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YMMV / Fallout

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  • Archive Panic: On the one hand, the series is good at keeping everything contained within the games, with there being no novels and very little in the way of other supplemental material like comics. On the other, the series' 7 (canon) games total several hundred hours of content, with DLC packs adding 100+ more. Playing just one is a large undertaking, and completionist runs of all of the games and their DLC can take over 800 hours collectively. Makes sense for a series that's been running since 1997.
  • Awesome Music: Fallout: New Vegas, Frank Sinatra, NO EXCEPTIONS! (And that's just from the teaser!)
    • Fallout 4 somehow got Lynda Carter to record her own songs for the game - and all are worth a listen to (or a few dozen!).
  • Base-Breaking Character: Liberty Prime. Either he's the most awesome Large Ham giant robot ever and a standout set-piece that makes the march to the pre-Broken Steel final encounter insanely memorable, or he's emblematic of everything accused of being wrong with the Bethesda-era Fallouts by removing all the challenge of the final push while gleefully missing the point of the original games' message by being a propaganda spewing, Nuke-tossing middle finger to the anti-establishment and anti-nuke themes. Those who have a more neutral opinion accept Liberty Prime as being a bold-faced parody of such characters, but have complained that the rebuilt version of him in Fallout 4 being almost entirely unironic to be completely groan-worthy as he brings the final push against the Institute to a grinding halt to salute a war memorial.
  • Broken Base:
    • There is not generally much overlap between fans of the Interplay/Obsidian games and fans of the Bethesda games (though exceptions certainly exist), and the disagreements between the two groups can get rather… vehement. It even spills over to TV Tropes — much of this page's edit history can be summed up as a permanent low-intensity Edit War between Fallout 1, 2, and New Vegas fans and Fallout 3 and 4 fans. Best advice is to only say positive things about all of the games (aside from Brotherhood of Steel, of course) and flee if/when the arguments increase in pitch and fervor.
    • There is even a splinter group of Fallout 1 fans that dislikes Fallout 2 because they felt it introduced "too many silly elements" to the universe.
    • Due to the announcement that Fallout 76 would not be released on Steam, this was taken with huge backlash. Many people were angry that they would have to download a new client, and others said it was a way of restricting mods.
      • Others are supporting this decision, which has caused even further arguments. Checking the discussions on Fallout 4's steam discussion page, its a battlefield.
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  • Capitalism Is Bad: The background of the games features hundreds of corrupt corporations, an oligarchic US government and a nuclear war being fought over oil resources. Just think about who consumes oil for a second.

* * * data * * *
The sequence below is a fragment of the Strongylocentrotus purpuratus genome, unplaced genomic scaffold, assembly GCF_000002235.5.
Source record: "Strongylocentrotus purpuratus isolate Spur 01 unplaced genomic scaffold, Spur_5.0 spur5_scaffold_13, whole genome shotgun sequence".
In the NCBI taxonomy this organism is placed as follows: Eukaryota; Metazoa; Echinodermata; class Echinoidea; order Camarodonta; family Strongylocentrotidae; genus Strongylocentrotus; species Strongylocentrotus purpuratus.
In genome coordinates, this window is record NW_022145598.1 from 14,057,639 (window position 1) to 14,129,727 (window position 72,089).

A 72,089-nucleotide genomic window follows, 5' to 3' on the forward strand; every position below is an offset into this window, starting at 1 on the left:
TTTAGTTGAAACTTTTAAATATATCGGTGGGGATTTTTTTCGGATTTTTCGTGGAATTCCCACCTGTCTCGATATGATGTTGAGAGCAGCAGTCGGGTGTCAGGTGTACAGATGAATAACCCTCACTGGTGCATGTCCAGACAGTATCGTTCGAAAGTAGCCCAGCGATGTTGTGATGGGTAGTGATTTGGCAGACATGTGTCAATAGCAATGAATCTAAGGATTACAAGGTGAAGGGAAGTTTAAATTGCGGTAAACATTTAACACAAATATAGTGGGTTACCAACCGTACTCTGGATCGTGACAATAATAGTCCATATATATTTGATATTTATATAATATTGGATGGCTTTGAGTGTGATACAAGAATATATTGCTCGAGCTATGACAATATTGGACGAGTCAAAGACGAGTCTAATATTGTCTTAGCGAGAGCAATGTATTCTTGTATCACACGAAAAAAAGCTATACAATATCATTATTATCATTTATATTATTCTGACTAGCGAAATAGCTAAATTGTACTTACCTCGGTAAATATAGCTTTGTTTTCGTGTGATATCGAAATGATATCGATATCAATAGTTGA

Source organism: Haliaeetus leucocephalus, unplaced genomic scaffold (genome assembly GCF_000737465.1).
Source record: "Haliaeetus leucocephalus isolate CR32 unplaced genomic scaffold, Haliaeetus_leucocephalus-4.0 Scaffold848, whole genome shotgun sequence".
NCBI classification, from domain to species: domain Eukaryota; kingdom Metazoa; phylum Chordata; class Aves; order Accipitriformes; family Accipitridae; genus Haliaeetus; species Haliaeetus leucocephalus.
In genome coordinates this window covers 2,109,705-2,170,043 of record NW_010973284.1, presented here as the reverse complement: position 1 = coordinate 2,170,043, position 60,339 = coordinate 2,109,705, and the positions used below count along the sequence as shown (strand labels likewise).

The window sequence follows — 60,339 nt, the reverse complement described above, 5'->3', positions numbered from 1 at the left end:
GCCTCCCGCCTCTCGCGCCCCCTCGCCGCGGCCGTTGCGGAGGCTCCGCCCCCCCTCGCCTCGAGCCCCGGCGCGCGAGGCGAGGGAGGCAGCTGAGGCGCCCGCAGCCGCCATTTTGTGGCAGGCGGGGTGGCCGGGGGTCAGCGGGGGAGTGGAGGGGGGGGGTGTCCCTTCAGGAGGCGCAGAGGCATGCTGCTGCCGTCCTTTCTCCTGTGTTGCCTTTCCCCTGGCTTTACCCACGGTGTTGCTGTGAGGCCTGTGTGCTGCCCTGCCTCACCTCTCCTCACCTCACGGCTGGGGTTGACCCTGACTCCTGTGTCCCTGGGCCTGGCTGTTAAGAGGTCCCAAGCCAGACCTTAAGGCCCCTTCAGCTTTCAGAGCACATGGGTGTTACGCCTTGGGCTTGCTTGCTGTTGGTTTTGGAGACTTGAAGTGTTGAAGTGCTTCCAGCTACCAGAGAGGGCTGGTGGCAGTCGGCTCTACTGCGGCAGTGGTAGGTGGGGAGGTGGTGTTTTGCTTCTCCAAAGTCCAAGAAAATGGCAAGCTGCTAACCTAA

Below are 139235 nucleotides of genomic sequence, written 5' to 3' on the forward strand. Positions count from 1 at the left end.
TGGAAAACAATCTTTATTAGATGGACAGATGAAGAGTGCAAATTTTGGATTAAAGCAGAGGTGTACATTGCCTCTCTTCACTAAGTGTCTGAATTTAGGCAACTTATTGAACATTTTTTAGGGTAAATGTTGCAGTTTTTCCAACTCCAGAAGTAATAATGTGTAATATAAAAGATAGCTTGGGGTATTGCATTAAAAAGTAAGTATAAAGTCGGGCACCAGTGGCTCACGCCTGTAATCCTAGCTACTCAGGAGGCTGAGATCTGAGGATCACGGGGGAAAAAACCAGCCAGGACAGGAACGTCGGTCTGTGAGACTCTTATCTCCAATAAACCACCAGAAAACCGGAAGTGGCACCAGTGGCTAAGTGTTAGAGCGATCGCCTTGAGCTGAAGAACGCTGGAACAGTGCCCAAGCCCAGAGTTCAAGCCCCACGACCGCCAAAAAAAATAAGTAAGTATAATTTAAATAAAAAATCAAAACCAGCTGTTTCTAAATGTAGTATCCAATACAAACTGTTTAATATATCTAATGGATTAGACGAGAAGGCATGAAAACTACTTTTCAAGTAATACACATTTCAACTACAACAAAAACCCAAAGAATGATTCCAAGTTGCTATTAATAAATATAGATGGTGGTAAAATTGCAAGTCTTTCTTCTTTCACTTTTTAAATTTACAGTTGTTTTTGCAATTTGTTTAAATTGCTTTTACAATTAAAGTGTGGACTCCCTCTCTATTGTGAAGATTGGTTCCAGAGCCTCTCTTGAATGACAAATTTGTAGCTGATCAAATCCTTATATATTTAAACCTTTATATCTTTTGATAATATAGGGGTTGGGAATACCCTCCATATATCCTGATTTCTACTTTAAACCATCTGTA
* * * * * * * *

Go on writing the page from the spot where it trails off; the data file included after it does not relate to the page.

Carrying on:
• Complete Monster: Has its own page
  • Crosses the Line Twice: Lots of the series' Black Comedy falls into this territory, with some of the most noteworthy examples being F.I.S.T.O. and Codsworth wailing about the futility of dusting a collapsed house.
  • Demonic Spiders:
    • Jesus Christ it's a Deathclaw - get in the car! In most games, Deathclaws are among the deadliest enemies. Strong, tough, and fast is only being charitable when describing their ferocity.
      • Obsidian decided to go above and beyond in New Vegas. Not only is there no dart gun, which was effective against Deathclaws in Fallout 3, but they now come in packs and have titanic damage thresholds, meaning most (as in, everything smaller than the anti-materiel rifle) will only do Scratch Damage. Thankfully, they now can't spawn randomly, so you'll know where they are.
      • Bethesda seems to have thought that Obsidian was too much of a merciful god, as 4 adds in Chameleon Deathclaws. They're not only still resistant to pain and injury to a frankly ridiculous degree, but can change their skin color to near-perfectly blend into the environment, letting them sneak up on you completely unawares before ripping your face off. Once you encounter them, you'll be constantly on guard for the rest of the game.
    • Yao Guai are the not-quite-Demonic cousin of Deathclaws. They're easier to kill and do less damage, but unless you're high level they are still dangerous, especially in packs.
    • Broken Steel adds in Super Mutant Overlords. You won't encounter them until you're a pretty high level, but they're equipped with powerful weapons and are ridiculously tough. To make matters worse, they have an unblockable damage bonus of around 20-40 HP per shot depending on the weapon. Even wearing power armor and toting a rocket launcher, your ass may well be handed to you.
      • Overlords are nothing compared to the Albino Radscorpions, which have almost as much HP as a Super Mutant Behemoth! Their only saving grace is their lack of a long-range attack, so you can get out of dodge by climbing on top of something they can't reach you from. That said, considering their durability and damage potential, running the hell away is a good idea, too.